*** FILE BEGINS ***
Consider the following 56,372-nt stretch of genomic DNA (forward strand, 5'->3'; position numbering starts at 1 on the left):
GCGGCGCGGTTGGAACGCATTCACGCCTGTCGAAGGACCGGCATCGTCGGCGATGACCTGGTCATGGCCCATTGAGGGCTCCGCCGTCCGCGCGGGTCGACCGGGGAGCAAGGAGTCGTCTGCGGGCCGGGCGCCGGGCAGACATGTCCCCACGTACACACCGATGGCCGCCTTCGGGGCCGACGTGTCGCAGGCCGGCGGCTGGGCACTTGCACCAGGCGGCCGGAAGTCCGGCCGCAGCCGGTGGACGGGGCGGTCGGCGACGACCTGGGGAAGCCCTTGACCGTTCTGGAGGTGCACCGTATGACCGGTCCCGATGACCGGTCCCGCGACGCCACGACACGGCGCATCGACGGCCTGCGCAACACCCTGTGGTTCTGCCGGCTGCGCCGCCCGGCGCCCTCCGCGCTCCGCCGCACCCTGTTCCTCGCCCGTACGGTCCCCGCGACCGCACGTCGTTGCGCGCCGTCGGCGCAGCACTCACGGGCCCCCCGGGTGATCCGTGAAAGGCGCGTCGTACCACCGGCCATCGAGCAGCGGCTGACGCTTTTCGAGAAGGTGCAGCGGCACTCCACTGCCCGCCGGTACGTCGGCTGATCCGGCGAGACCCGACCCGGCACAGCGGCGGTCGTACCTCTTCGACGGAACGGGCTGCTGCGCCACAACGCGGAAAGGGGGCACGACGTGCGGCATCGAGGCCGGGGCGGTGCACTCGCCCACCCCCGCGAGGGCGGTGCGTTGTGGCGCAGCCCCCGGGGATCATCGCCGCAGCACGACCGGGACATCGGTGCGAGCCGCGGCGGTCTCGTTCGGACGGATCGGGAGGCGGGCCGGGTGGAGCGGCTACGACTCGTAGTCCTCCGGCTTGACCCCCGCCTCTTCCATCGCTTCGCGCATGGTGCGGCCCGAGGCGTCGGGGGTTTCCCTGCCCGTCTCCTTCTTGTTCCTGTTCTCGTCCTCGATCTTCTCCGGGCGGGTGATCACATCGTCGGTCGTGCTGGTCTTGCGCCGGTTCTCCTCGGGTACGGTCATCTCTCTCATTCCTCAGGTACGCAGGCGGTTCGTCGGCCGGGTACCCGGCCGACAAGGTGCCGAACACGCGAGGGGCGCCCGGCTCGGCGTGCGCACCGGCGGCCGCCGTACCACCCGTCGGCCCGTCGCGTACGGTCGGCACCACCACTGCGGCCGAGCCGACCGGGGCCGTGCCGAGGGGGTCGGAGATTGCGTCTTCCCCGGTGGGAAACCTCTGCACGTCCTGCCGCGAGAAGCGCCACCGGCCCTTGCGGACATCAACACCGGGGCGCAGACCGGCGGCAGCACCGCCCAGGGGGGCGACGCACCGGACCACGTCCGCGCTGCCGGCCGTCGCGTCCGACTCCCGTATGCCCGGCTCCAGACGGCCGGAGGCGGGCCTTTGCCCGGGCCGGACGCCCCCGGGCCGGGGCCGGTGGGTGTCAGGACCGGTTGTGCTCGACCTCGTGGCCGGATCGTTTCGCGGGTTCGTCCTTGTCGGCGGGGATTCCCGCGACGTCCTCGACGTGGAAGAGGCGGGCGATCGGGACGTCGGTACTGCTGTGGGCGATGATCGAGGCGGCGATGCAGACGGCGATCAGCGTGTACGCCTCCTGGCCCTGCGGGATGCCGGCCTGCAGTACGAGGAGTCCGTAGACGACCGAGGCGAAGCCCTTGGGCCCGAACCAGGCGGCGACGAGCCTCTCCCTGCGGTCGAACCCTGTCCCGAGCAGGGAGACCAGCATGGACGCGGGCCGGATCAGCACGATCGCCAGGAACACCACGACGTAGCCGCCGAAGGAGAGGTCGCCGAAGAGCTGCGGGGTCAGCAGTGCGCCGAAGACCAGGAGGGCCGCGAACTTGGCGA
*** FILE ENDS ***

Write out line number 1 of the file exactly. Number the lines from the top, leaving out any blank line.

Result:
Consider the following 56,372-nt stretch of genomic DNA (forward strand, 5'->3'; position numbering starts at 1 on the left):